Another possible factor is the improvement in our asynchronous offerings. One benefit of the lockdown year was the significant knowledge gained around online pedagogy, particularly in asynchronous courses. We believe that our asynchronous courses are now more desirable to students due to the simple fact that we have improved our delivery significantly.
What did surprise us is the large swing in preference for online courses in all areas of the curriculum, particularly in major and minor courses. Students have clearly become comfortable with taking courses online in all aspects of their programs, and now wish to have those options readily available.
These results provide guidance for increasing student satisfaction, and possibly performance and retention, in future semesters. We originally intended to offer more synchronous courses in the pre-business and BCOR programs but elected to keep most major and minor courses in a face-to-face format. However, what these results indicate to us is that students want a combination of some face-to-face courses AND asynchronous offerings in all areas of their curricula. This may also provide better job satisfaction for employees, many of whom have become productive in a hybrid environment where they work some days in the office and others at home.
While the 2021-22 academic year may have been billed as a “return to normal”, the truth is that we are still moving to a “new normal”. A year of lockdowns and virtual campuses changed student expectations for the foreseeable future, and those expectations evolved during the past year of more face-to-face interaction. As educators and academics, we would be remiss if we did not take the opportunity to properly study what has taken place and adjust our future offerings in an effort to make the educational experience more rewarding and convenient for our students. Disruptions can be painful in the short term but can also be areas of opportunity for forward-looking organizations that are willing to adapt.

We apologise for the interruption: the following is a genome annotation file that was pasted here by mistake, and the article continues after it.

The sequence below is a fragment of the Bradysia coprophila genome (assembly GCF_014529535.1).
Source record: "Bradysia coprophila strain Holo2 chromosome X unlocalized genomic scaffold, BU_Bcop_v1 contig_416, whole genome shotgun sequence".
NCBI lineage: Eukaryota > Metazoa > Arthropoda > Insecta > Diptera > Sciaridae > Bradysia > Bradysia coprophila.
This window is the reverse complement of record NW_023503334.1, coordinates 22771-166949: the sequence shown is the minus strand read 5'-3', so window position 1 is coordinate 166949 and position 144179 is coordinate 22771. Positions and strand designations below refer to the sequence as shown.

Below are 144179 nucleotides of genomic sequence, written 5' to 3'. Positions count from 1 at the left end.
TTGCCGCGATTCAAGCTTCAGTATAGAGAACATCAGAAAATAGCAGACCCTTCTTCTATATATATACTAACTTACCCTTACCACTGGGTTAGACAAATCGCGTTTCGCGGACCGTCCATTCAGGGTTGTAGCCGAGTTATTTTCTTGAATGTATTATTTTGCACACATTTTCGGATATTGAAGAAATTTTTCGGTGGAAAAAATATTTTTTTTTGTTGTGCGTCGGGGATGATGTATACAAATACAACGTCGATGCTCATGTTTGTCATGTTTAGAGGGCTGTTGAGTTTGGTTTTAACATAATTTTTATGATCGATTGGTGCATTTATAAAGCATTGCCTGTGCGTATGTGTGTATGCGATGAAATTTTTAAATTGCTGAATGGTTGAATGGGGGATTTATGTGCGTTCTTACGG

We plan to continue surveying our students in future semesters, to further gather their views on educational preferences. The experience of the past two years has significantly improved our ability to offer class material in an online format that is engaging and rigorous in both synchronous and asynchronous formats. Convenience cannot trump our ability to educate; the best-case scenario is a selection of course offerings that caters to the current student’s demands in the new environment, while also ensuring that learning meets and exceeds the standards to which we hold ourselves. Those institutions that find the proper balance will succeed at a time when student populations are forecast to decline nationwide.
In closing, we urge you to talk to your students and gather information on their preferences, as your students may have differing views. Academia must continue to evolve to meet student, employee, and employer needs, and surveys like the one we deployed are a simple and effective way to gain the data you need to plan for what will inevitably be the future “new normal”.
Rebel Smith is currently Assistant Dean for Undergraduate Programs for the John Chambers College of Business and Economics at West Virginia University. She is passionate about student success and focuses on recruitment and retention.
A. Graham Peace is currently Chair of the Department of Management Information Systems and an Associate Professor of MIS in the John Chambers College of Business and Economics at West Virginia University. He previously served as the Associate Dean for Undergraduate Programs and Academic Affairs, where he focused on improving the undergraduate student experience. He currently teaches and performs research in Information Ethics.